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Tina Jowett: Leading expert in native title law hopes her work will generate a greater understanding of First Nations culture and encourage more women to the Bar

  • Written by Tess Sanders Lazarus

Tina Jowett is one of Australia’s leading barristers in the field of native title. This niche area of the law ensures the protection and preservation of lands for future generations of First Nations under their traditional laws and customs.

“I have been working in native title since it was recognised by the High Court of Australia in 1992. Yet despite its longevity it is still one of the most misunderstood legal practice areas in the country,” Ms Jowett said.

“I really hope that through my work and the work of others in this area of the law we can create a greater understanding and awareness of native title and the benefits it delivers to all Australians.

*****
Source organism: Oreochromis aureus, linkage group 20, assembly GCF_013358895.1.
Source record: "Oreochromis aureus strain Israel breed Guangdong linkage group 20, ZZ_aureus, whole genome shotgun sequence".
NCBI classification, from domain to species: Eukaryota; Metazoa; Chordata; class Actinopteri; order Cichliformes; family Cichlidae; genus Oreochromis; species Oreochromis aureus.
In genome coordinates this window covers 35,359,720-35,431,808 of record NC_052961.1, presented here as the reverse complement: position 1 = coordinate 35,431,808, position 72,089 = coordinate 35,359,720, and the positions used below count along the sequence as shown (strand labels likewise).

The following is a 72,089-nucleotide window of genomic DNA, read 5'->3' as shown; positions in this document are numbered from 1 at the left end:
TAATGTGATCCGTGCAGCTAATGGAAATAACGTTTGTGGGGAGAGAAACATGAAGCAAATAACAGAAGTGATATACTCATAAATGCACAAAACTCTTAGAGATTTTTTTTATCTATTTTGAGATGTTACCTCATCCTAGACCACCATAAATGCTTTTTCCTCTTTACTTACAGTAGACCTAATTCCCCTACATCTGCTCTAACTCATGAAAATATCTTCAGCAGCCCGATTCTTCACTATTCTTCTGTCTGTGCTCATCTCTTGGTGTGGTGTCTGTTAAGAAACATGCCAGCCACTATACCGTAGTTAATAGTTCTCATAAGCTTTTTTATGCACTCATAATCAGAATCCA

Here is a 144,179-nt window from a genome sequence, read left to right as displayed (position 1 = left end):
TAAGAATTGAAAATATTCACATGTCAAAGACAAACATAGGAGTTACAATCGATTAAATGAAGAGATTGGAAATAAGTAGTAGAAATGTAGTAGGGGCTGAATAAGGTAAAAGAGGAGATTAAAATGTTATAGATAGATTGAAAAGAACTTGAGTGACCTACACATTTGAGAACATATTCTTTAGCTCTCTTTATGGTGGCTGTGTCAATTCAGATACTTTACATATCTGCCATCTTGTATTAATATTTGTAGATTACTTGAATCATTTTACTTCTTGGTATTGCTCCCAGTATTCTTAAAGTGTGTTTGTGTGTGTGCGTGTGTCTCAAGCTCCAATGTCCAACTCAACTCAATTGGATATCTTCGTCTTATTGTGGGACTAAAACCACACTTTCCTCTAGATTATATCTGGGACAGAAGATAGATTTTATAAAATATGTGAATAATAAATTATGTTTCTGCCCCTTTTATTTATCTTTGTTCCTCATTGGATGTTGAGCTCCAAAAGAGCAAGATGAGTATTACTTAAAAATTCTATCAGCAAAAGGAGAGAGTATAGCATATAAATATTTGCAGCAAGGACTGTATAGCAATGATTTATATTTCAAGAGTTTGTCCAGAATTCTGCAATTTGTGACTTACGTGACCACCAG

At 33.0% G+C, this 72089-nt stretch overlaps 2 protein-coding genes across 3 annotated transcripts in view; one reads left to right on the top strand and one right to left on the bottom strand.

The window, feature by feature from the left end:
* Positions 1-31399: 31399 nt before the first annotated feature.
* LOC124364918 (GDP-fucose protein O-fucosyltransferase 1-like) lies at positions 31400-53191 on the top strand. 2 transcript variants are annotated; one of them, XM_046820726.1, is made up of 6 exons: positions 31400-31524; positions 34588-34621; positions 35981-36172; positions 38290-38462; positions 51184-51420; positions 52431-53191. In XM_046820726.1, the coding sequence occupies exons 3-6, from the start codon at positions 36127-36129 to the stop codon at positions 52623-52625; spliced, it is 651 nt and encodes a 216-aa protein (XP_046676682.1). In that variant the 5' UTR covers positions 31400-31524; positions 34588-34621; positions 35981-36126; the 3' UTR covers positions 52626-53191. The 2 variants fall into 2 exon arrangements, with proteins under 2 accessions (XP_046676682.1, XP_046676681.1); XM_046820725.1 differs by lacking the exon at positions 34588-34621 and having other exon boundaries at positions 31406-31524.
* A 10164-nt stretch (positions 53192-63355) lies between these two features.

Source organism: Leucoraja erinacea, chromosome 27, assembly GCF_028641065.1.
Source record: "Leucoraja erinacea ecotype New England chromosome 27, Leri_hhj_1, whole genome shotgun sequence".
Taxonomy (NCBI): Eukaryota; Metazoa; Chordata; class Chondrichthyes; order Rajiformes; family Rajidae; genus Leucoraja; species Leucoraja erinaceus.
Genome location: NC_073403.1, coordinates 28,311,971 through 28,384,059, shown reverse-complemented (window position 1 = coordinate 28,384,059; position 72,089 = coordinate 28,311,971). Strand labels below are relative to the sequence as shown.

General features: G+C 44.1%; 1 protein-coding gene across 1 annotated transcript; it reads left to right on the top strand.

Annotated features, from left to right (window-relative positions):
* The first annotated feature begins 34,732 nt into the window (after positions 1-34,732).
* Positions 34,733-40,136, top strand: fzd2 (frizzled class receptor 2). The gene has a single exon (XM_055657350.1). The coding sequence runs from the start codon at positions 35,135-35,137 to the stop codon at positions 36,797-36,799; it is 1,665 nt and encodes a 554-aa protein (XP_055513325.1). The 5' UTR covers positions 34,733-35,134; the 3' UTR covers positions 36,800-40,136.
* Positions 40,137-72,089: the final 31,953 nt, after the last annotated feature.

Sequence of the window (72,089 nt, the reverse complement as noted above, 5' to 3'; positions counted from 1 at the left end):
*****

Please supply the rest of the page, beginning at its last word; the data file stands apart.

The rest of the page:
“Sadly, many people just think it is about money and ownership, but this could not be further from the truth. At its core, it is about the legal recognition of the relationship between First Nations communities with their land. They have been living on their country for millennia. Native title ensures that traditional country can be protected by those who know it best. This recognition gives First Nations people agency to protect their land, celebrate their culture and create sustainable environmental outcomes for future generations.”

Ms Jowett is highly respected for her groundbreaking work in the area of native title law. One of the few women who specialise in this area, she is respected for her tenacious yet approachable style with First Nations clients and legal professionals alike.